Why is Madness’ One Step Beyond… on my best 1,000 albums ever list?
From ska to punk to new wave to pop, all performed with the extreme exuberance and confidence of youth and with tongues firmly planted in cheeks… I guess you can only describe it as Madness.
What does Madness’ One Step Beyond… mean to me? What does it make me feel? Why is it exciting or compelling?
Madness walks a tightrope, one in which you sense it could have easily been a laughable train wreck. Except it all (mostly) works, making it all the more impressive.
We could be laughing at these wacky, hooligan-y English blokes from the oddball year of UK ska revival in 1979, but instead we laugh with them. It’s the second wave of ska, bringing in the Caribbean influences of roots reggae and rock steady, but it becomes its own British thing here; again, this could have gone all kinds of badly but instead it works.
And then factor in other influences ranging from punk to new wave to pop, all performed with the extreme exuberance and confidence of youth and with tongues firmly planted in cheeks…
And I guess you can only describe it as Madness.
Speaking of, you have to nearly be in awe of a band that names a song that’s the same name as their band, and then within that song they explain exactly what the song title and the band title mean:
Madness, madness, they call it madness
Madness, madness, they call it madness
It’s plain to see, that is what they mean to me
Madness, madness I call it gladness
While the mostly instrumental songs “One Step Beyond” and “Night Boat to Cairo” are the best known songs on the album – at least in the U.S. – “In the Middle of the Night” might be my favorite track as it best meshes all of the influences I mention above.
On the new wave-y side, I really enjoy the keyboard-driven “Best & Breakfast Man.”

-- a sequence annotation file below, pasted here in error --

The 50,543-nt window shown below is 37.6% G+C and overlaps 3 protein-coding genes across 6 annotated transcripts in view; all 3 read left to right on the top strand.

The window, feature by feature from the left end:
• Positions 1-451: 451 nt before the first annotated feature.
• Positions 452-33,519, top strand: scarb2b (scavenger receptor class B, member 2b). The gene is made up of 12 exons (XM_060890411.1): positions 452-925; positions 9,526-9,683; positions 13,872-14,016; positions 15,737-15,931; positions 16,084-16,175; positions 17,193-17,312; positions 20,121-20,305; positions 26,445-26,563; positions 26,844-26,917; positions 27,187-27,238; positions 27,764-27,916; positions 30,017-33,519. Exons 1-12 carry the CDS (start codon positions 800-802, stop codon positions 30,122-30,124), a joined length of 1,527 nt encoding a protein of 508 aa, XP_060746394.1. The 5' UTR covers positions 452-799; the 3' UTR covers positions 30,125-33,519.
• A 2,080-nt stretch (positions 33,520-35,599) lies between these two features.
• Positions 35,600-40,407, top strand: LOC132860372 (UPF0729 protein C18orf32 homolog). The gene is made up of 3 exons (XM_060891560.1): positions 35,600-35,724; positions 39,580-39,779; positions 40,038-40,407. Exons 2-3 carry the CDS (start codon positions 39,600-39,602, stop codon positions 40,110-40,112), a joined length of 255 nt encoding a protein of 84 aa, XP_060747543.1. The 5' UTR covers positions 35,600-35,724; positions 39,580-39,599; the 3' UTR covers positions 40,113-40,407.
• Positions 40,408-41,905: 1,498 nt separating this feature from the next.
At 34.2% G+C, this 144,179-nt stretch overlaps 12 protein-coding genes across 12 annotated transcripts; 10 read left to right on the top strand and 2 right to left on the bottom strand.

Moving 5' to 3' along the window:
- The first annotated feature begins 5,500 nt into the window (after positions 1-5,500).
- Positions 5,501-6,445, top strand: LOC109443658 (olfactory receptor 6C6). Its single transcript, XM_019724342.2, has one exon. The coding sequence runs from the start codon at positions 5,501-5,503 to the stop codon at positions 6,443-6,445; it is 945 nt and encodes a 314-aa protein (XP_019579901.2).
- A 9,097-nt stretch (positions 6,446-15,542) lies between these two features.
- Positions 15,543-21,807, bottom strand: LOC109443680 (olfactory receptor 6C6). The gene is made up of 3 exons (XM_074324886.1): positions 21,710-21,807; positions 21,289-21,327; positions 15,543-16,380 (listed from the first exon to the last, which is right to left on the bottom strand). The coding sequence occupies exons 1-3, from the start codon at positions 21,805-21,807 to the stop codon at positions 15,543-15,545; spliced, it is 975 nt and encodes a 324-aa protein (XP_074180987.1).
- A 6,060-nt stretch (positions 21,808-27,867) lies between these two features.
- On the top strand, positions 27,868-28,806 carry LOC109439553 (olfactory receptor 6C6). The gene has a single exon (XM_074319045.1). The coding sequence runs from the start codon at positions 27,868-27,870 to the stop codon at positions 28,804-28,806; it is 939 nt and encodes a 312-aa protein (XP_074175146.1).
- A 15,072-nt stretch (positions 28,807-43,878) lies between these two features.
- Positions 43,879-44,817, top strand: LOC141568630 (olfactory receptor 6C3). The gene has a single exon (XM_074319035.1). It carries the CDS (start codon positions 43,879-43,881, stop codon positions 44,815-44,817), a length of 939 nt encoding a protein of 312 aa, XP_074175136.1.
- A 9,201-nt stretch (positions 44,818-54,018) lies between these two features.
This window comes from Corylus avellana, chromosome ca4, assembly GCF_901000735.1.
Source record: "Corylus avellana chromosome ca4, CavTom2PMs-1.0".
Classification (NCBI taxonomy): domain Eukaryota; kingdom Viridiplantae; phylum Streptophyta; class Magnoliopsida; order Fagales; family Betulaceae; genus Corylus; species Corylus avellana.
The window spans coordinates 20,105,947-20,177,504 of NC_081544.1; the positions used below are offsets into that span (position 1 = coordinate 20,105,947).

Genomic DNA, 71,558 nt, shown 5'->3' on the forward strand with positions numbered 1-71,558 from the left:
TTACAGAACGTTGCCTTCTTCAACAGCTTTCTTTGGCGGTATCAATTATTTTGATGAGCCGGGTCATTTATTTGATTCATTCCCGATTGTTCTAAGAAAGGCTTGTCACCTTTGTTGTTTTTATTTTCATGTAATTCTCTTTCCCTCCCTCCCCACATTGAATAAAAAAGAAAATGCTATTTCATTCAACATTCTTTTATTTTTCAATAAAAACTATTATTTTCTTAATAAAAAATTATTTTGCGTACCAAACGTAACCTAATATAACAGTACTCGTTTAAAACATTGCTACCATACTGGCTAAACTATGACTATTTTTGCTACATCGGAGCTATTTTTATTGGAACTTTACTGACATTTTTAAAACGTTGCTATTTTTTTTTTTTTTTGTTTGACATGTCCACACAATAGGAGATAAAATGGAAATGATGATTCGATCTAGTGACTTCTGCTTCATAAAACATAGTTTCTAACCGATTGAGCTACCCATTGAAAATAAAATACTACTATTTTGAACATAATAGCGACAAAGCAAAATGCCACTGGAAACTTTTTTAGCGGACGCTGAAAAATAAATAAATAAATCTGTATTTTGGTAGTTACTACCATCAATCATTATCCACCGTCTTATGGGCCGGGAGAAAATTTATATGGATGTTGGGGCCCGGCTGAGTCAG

I also defy you to watch that video without keeping an entirely straight face. It’s great stuff. You can also see how bands who came later, and I’m particularly thinking of The Mighty Mighty BossTones here, watched this video and were like, “Yeah, we’ve got to get in on that.”
Finally, it also piques my interest when a band throws in bizarro song titles such as “Chipmunks Are Go!” (an oddball military chant of sorts that clocks in at less than a minute) and “Tarzan’s Nuts.”
This album also sounds like
The closest comparison is to The Specials’ self-titled album, which also was released in 1979 and (spoiler) is truly incredible.
Personal stuff that’s somehow related to Madness’ One Step Beyond…
I’m always delighted when I’m in a city that has a bunch of music venues in close proximity, and particularly so when you can easily walk between them to check out what’s doing. I thought that Bleeker Street and thereabouts in Manhattan’s West Village held the championship belt as far as this went, until I visited Austin, Texas and discovered its dynamite 6th Street. And, I must mention, Austin as a whole is an incredible music city.
I mention this because one time when I was in the fair city – many years ago in the Before Times – I stumbled across a venue and heard some great and chill ska music being played live. This had to be checked out, of course, and it turned out to be a band called Mobtown. Here’s a song of theirs called “Rhythm of Ska.”
Some stats & info about Madness – One Step Beyond…
- What kind of musical stylings does this album represent? Ska, New Wave, British Bands, Rock Music, Punk Rock, Ska Punk, Pub Rock
- Rolling Stone’s greatest 500 albums ranking – not ranked!
- All Music’s rating – 4.5 out of 5 stars
- When was One Step Beyond… released? 1979
- My ranking, the one you’re reading right now – #957 out of 1,000
Madness’ One Step Beyond… on Spotify
What does the “best 1,000 albums ever” mean and why are you doing this?
Yeah, I know it’s audacious, a little crazy (okay, maybe a lot cray cray), bordering on criminal nerdery.
But here’s what it’s NOT: a definitive list of the Greatest Albums of All-Time. This is 100% my own personal super biased, incredibly subjective take on what my top 1,000 albums are, ranked in painstaking order over the course of doing research for nearly a year, Rob from High Fidelity style. Find out more about why I embarked on a best 1,000 albums ever project.